Anatomy of the Perfect Office Space


It’s no secret: Beautiful office spaces work wonders when courting new clients or impressing investors.

But innovative workspaces play another vital role in corporate ecosystems — attracting talent.

When your favorite candidates for your open positions walk into your workspace, they will immediately judge the environment. And once a candidate is hired, a well-designed office can dramatically improve employee innovation, morale, and even retention.

“The most dynamic workspaces I have seen all contain a number of common threads tying them together that transcend mere placement of office furniture and a fully stocked kitchen,” said Jeff Chaitman, workplace design expert and vice president at IdeaPaint, which helps businesses work more efficiently, effectively and happily through intelligent workplace design.

“These trends get to the heart of what it means to be a motivated and loyal employee in today’s workforce and encourage ideas to come to life wherever they might spring from,” he said.

Since he’s ingrained in the productive office-space culture, Chaitman walked us through three recommendations to consider when designing effective workspaces:

1. Create work environment choice

Say goodbye to your elbow room. According to a 2013 Workplace Survey by design and architectural firm Gensler, the average square foot of space per worker dropped from 225 to 176 square feet between 2010 and 2012, and it’s expected to approach 100 by 2017.

But this drop in personal space doesn’t mean that the overall amount of office space is decreasing. Actually, many companies use that reclaimed space to create diverse work environments that employees love, allowing them to have more flexibility in where they work, think, create, and engage with colleagues.

That flexibility drives performance and innovation. In fact, companies that grant employees choice grew more and had one-third the turnover versus more traditional organizations.

2. Give everyone a seat at the table

Good ideas can come from anyone, from upper management to interns and new hires. Chaitman said offices that maintain open workspaces foster more democratic brainstorming meetings and therefore capitalize on the employee knowledge base.

“The access these employees have to managers, specifically the variety of access they have to them, creates unique relationships between new hires and veterans that forge a strong professional bond and creates a sense of empowerment that keeps them engaged day after day,” said Chaitman.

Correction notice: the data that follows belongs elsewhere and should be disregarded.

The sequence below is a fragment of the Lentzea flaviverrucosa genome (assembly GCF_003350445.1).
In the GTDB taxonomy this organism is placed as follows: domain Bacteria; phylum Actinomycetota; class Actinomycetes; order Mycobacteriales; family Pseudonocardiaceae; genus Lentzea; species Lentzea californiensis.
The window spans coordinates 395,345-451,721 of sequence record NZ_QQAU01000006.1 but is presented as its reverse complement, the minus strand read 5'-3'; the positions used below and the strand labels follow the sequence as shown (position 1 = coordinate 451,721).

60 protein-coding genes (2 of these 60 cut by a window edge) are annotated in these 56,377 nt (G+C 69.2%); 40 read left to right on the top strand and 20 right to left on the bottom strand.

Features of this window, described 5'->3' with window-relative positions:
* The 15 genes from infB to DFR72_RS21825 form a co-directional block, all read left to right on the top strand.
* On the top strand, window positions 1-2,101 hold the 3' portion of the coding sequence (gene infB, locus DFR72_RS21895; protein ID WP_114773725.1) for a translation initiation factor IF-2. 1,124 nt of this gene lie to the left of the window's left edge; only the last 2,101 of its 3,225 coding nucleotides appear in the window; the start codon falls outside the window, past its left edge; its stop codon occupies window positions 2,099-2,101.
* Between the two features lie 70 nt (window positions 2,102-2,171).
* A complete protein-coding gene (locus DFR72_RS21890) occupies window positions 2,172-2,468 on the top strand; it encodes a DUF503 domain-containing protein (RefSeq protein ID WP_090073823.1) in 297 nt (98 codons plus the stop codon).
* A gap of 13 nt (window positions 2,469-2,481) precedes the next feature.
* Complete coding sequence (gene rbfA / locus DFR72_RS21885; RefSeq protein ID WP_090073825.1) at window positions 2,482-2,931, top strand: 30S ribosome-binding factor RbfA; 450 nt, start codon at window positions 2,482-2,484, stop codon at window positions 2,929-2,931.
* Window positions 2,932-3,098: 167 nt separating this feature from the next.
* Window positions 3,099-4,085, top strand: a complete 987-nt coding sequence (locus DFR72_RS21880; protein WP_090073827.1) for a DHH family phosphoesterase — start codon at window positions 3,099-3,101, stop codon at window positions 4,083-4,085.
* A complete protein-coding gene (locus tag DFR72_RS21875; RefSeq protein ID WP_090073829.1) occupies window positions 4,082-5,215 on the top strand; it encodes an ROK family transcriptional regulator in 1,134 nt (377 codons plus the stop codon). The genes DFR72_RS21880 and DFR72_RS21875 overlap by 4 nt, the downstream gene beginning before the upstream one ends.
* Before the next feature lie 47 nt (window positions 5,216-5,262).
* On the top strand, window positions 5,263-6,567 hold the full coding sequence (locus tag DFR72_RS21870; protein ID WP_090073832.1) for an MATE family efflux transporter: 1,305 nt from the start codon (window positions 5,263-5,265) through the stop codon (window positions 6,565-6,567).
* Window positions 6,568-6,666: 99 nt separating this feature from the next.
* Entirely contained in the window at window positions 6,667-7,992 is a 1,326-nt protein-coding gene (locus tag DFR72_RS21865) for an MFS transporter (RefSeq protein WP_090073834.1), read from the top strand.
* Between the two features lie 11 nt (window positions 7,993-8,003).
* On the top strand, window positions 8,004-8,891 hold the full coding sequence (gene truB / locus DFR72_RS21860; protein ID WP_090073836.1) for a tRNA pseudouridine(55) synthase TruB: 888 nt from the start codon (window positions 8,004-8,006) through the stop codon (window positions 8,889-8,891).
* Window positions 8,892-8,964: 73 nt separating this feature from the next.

More proof: Boston-based energy intelligence company EnerNOC sought to empower its millennial workers — roughly 50 percent of its workforce — by getting them more involved during brainstorming meetings and connecting them with senior management. They found that their younger employees were eager to learn from their managers and develop their own creative voices.

3. Keep them coming back

At the end of the day, work is just that. On average, we spend one-third of our day at work. But that doesn’t have to be a negative. Chaitman explained that a well-designed workplace can inspire employees on a daily basis instead of deflating them.

Take the Quicken Loans corporate headquarters in downtown Detroit. The space features a repurposed bank vault for meetings; a nod to Detroit’s industrial roots through iron artwork, antique equipment, and brick-and-beam architecture; and bright open-office spaces complete with floor-to-ceiling windows and pingpong tables.

“The result is a workplace employees want to go to on a daily basis,” Chaitman said. “Companies of all shapes and sizes, from Apple to Zappos, are realizing the benefits of great office design. The common thread throughout is a boost in innovation and creative thinking, employee retention, and overall engagement.”

In your effort to think holistically about how you attract and retain talent, consider investing in your office layout — beyond stocking free soda and coffee in the break room.

About the Author

Dana Manciagli is an executive career coach, keynote speaker and the author of Cut the Crap, Get a Job! A New Job Search Process for a New Era. Find out more on danamanciagli.com.